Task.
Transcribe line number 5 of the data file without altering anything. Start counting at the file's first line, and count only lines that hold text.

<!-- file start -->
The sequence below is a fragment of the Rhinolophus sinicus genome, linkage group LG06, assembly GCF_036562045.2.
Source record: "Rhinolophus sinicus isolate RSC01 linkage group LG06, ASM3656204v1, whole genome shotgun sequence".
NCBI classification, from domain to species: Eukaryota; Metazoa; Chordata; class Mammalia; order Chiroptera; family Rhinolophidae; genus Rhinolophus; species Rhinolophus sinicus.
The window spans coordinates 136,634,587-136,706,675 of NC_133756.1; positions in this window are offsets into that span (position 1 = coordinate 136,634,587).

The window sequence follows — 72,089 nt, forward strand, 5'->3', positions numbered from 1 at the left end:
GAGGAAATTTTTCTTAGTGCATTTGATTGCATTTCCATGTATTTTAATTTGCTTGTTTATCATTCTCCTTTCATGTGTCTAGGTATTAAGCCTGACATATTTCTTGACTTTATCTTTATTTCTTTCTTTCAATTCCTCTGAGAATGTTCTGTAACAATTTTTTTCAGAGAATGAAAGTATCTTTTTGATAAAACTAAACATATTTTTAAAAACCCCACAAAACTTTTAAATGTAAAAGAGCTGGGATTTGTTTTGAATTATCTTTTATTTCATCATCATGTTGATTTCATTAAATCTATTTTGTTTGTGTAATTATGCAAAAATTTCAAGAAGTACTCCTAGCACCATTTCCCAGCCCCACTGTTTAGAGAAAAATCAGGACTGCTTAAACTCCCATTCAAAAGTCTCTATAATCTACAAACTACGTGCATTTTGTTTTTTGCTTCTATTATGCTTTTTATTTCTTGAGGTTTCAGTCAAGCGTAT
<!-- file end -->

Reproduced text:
The window sequence follows — 72,089 nt, forward strand, 5'->3', positions numbered from 1 at the left end: